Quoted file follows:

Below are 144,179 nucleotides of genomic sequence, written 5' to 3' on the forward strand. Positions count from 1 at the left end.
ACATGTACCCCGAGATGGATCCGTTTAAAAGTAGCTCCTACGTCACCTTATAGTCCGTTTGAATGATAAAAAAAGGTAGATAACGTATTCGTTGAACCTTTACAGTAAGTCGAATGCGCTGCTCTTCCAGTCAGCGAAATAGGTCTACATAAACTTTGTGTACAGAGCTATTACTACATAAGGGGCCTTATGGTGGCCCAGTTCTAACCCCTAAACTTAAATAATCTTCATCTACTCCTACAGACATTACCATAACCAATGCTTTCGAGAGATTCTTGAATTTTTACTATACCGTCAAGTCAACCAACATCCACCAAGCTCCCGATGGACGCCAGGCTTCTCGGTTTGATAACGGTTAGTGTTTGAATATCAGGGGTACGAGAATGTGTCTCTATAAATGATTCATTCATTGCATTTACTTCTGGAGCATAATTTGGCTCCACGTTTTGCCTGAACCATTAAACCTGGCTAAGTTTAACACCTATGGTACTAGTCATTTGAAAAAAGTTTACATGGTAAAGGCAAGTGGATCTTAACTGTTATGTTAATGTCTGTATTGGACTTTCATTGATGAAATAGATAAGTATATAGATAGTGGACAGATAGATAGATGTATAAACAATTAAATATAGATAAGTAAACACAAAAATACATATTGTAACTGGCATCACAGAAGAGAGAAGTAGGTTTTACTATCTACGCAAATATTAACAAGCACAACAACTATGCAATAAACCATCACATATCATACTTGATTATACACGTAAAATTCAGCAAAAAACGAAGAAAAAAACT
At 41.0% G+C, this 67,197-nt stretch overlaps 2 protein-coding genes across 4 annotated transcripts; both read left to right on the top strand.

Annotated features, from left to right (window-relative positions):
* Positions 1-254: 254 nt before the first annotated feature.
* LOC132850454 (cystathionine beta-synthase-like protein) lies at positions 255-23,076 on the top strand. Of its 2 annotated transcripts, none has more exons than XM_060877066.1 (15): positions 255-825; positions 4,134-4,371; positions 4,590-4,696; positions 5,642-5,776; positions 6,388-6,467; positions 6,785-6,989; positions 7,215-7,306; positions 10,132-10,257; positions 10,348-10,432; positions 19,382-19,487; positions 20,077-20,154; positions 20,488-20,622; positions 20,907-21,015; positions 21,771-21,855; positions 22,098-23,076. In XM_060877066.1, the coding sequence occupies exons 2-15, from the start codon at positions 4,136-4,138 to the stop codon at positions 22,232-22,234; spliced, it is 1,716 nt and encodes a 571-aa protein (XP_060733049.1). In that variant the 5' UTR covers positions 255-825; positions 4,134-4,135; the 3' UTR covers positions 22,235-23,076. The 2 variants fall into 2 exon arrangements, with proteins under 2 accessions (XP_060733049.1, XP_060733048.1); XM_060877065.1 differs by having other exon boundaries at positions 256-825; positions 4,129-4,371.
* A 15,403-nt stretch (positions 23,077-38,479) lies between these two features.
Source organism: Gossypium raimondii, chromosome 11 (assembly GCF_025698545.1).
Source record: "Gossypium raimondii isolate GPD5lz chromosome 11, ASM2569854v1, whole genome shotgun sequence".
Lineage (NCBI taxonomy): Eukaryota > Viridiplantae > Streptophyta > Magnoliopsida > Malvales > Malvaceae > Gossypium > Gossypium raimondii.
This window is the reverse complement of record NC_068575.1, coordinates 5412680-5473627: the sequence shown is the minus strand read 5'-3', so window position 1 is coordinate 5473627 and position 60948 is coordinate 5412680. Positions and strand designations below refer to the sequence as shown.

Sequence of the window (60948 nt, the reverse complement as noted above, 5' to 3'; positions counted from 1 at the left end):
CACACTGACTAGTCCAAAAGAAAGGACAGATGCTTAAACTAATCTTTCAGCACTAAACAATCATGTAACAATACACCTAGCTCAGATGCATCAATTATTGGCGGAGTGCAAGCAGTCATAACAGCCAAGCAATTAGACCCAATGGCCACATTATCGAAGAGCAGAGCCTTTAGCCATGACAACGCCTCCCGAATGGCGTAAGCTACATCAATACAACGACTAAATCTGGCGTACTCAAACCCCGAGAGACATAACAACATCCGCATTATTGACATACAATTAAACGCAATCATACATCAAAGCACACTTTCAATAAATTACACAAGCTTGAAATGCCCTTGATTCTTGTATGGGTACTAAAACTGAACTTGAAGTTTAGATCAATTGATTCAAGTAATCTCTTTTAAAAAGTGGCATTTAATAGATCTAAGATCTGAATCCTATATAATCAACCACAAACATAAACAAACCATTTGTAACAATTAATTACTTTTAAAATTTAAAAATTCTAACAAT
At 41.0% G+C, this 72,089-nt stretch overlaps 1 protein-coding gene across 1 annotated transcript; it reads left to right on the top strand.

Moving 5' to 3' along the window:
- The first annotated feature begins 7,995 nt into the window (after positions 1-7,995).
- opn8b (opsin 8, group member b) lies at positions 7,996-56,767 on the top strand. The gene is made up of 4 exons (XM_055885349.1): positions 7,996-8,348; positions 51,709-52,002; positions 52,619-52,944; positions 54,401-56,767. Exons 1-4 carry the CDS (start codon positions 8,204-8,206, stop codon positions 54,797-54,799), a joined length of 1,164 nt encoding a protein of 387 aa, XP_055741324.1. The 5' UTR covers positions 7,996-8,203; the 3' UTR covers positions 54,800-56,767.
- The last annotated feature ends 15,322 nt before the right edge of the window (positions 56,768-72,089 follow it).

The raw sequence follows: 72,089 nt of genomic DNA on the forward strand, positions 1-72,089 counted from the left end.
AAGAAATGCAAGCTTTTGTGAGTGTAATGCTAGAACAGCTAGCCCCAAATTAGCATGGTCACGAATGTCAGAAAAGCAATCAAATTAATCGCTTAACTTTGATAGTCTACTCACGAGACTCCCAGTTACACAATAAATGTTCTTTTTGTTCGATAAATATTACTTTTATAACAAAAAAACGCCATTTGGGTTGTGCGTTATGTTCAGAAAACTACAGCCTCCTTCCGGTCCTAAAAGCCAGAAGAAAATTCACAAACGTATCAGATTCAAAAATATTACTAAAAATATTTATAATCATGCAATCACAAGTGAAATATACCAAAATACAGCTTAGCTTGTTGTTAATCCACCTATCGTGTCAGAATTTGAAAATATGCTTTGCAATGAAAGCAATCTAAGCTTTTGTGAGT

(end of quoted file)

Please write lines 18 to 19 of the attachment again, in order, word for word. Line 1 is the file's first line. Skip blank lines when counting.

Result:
- The last annotated feature ends 15,322 nt before the right edge of the window (positions 56,768-72,089 follow it).

The raw sequence follows: 72,089 nt of genomic DNA on the forward strand, positions 1-72,089 counted from the left end.